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The currents of change in all its forms were palpable everywhere three decades ago, sweeping the globe on a massive scale. Politically, the thirst for revolution reached its peak. The Tiananmen Square democracy protests captured the world’s attention. The Communist regimes in Czechoslovakia, Romania, and Hungary dissolved, and the end was just months away for regimes in Poland and the other Soviet bloc countries. On Nov. 9, the Berlin Wall came down, leading the way to German reunification. Away from the world of revolution, Japanese emperor Hirohito died, as did the Ayatollah Khomeini, leader and founder of the Islamic Republic of Iran.
But change was not limited to political spheres. The first commercial internet service providers, for example, launched in 1989. And the arts, of course, were not oblivious to the times. In fact, they took on a central role as symbols of, responses to, or celebrations of the moment. Today, they are monuments to their time. Now, 30 years later, there are just a few examples that reflect this year of change:
“Goddess of Democracy”
On May 30, 1989, a group of 15 art students unveiled their 33-foot styrofoam and plaster creation to the massive crowd of protesters at Tiananmen Square and to the watching world. They dubbed the statue “Goddess of Democracy.” Her stance radiated dignity and confidence: eyes fixed straight ahead, head held high, both hands holding her torch aloft, one foot striding forward. Her placement, too, added to her grandeur. The goddess stood directly in the middle of monstrous Tiananmen Square, standing face to face with the colossal portrait of Mao Zedong, who hovered over the square as the embodiment of everything the protesters sought to end. She closely resembled the Statue of Liberty and yet was distinctly her own. Within her lay the zeitgeist of the moment, and so it is solemnly fitting that she met the same end as the protestors she represented. On June 4, just days after the statue’s unveiling, the Chinese military violently put an end to the protests. Amid the death and destruction lay the fragmented remains of the goddess, crushed by a tank like so many others –– a symbol, now as it was then, of Tiananmen’s hope and despair.
“Ode to Freedom”
On Christmas Eve and Christmas Day of 1989, the legendary Leonard Bernstein conducted two concerts, one in West Germany and the other in East Germany, to celebrate the holiday season with an extraordinary amount to celebrate. The concerts centered around one great work of German art: Beethoven’s Ninth Symphony. Bernstein made one major change, though. In the final movement of the Symphony is the famous “Ode to Joy,” set to Friderich Schiller’s poem of the same name. Bernstein, however, substituted “joy” (“Freude”) with “freedom” (“Freiheit”). The result, behind Bernstein’s practiced baton and an orchestra that included members from both sides of Germany and indeed across the world, is soaring and triumphant. Bernstein’s masterful rendering, the orchestra’s skillful execution, and the overall atmosphere elevated Beethoven’s symphony into a symbol — an ode, indeed, to the joy and freedom of the moment.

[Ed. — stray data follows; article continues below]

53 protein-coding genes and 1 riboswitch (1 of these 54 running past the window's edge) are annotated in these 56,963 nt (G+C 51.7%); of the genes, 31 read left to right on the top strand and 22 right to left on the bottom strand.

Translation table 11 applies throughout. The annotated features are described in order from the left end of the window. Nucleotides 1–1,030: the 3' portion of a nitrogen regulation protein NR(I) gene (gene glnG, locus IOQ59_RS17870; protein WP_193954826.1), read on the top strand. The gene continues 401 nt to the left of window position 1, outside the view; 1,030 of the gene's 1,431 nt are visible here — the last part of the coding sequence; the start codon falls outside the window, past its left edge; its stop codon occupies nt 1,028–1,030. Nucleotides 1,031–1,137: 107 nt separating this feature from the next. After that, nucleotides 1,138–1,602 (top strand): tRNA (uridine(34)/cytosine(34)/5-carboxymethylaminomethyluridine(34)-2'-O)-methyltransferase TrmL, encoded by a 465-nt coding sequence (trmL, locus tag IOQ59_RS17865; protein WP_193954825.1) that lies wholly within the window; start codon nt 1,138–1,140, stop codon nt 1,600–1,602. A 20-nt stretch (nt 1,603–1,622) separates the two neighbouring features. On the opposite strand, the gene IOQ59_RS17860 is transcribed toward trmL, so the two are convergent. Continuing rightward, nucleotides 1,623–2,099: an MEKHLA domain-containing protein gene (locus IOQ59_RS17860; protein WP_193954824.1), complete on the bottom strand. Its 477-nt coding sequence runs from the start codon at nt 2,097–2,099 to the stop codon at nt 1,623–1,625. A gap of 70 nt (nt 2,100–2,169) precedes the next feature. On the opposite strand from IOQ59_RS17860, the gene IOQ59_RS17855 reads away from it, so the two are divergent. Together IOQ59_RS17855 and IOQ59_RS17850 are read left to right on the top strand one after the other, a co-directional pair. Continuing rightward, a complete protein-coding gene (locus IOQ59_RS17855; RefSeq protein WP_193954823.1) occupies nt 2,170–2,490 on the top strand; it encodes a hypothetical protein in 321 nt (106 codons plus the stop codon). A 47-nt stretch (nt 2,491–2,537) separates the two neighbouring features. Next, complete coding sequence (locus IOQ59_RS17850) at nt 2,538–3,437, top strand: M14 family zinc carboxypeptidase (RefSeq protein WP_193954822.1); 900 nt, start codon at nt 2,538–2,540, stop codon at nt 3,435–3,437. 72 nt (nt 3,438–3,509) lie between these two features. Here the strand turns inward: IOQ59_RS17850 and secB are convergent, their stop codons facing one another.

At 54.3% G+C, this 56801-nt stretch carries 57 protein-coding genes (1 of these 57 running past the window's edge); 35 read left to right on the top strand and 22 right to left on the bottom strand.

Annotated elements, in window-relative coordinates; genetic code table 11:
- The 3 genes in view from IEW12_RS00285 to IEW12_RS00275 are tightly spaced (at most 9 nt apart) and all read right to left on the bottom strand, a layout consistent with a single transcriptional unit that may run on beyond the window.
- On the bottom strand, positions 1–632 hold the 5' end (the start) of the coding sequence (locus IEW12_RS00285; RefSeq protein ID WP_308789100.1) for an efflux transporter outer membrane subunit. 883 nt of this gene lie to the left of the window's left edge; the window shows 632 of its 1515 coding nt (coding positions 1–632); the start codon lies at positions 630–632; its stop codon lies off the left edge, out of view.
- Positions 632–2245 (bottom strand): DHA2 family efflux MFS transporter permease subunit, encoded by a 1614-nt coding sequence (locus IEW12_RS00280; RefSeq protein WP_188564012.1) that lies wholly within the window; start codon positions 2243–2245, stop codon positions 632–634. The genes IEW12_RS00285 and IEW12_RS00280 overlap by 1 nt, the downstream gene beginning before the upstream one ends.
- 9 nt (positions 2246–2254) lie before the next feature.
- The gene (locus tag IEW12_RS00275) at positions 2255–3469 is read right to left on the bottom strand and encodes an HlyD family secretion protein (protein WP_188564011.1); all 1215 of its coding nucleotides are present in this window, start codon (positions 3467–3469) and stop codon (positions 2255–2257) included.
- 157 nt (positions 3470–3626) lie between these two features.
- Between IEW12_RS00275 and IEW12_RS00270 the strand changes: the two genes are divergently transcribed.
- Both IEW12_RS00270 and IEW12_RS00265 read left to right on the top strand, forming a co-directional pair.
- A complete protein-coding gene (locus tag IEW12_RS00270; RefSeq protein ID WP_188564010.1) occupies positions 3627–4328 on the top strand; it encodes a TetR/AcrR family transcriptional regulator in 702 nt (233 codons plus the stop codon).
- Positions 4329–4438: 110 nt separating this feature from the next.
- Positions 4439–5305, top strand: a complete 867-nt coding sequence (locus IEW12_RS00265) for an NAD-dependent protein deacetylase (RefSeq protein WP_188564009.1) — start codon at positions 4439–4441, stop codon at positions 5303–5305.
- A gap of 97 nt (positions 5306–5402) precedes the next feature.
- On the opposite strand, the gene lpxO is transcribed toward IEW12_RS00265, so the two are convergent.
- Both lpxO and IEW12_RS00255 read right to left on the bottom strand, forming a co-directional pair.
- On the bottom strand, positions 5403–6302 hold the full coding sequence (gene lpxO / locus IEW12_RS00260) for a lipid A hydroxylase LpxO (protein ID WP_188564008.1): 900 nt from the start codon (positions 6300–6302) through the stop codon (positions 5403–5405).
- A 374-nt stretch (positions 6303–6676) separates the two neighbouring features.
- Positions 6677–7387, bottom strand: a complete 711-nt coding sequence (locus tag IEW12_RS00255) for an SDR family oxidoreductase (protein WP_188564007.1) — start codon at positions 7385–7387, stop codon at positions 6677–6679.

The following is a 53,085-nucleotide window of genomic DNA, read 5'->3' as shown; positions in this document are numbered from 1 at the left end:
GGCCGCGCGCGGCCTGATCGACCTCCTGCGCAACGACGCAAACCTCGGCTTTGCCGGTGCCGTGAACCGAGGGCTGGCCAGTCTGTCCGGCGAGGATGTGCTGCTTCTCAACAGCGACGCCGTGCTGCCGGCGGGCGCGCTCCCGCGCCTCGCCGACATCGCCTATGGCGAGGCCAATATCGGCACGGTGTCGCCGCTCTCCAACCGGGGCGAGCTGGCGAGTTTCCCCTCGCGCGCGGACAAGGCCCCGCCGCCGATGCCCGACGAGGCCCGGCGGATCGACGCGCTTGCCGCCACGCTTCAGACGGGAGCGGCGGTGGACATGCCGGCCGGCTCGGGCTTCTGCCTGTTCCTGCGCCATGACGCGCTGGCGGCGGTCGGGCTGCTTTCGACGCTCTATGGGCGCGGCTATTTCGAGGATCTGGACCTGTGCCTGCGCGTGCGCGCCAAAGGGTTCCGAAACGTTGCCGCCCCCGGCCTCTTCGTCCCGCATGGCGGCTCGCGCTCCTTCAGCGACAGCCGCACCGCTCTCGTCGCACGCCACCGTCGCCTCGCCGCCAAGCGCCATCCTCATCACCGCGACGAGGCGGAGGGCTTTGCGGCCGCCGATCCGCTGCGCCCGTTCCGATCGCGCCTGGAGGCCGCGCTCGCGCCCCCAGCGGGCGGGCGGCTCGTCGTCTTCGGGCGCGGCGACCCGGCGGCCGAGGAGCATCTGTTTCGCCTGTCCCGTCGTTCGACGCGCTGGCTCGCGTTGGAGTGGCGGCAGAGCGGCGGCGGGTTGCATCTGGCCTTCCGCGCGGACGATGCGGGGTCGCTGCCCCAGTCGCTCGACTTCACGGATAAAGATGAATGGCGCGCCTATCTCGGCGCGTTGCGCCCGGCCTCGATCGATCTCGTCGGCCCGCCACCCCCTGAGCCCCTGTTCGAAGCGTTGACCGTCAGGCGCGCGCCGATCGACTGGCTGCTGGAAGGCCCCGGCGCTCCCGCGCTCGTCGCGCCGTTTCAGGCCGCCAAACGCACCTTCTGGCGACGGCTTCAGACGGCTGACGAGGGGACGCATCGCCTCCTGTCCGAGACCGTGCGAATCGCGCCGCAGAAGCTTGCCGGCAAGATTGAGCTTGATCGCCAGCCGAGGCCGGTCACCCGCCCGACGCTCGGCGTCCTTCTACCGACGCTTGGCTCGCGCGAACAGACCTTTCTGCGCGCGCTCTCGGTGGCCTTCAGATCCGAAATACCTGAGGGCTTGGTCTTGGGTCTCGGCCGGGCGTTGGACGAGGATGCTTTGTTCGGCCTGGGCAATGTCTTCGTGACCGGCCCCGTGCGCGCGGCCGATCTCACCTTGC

“Looking for Freedom”
American actor-singer David Hasselhoff found himself more than a star in Germany in 1989. The reason? His song “Looking for Freedom,” released as a single in 1988. The uptempo song, characteristic of the decade’s pop, is about a young man on a long and continuous search for freedom. “I’ve been looking for freedom / still it can’t be found,” Hasselhoff sings.
It was a theme that resonated with restless and frustrated Germans –– the song held the top spot on the West German charts for two months in the summer of 1989. And as the wall was on its way down on New Year’s Eve 1989, Hasselhoff was at the Brandenburg Gate in decidedly American rock star fashion, belting his hit song atop a crane platform for an adoring and jubilant crowd. His song, with its simple message, had come to represent the moment for Germans –– first their anxious longing for change, then their euphoria at having achieved it.
Posters for the Revolution
Art also reflected the historical moment in subtler, but just as significant ways. There is perhaps no better example than the posters artists created to support the revolutionary movements in Soviet bloc countries. The posters are incredible examples of using art and design to communicate to an audience. They are stark, sometimes shocking; they are sometimes metaphorical; they all are rendered with carefully chosen colors and bold contrasts. One famous poster by Tomasz Sarnecki encouraged people to vote in Poland’s 1989 legislative elections. Gary Cooper, in character for “High Noon,” strides forward behind the logo of Poland’s pro-democracy party Solidarność, ballot (rather than pistol) in hand. Posters like these were visible reminders that called on people to sustain and grow the movements they had fostered. They stand now as relics to the spirit of that moment.
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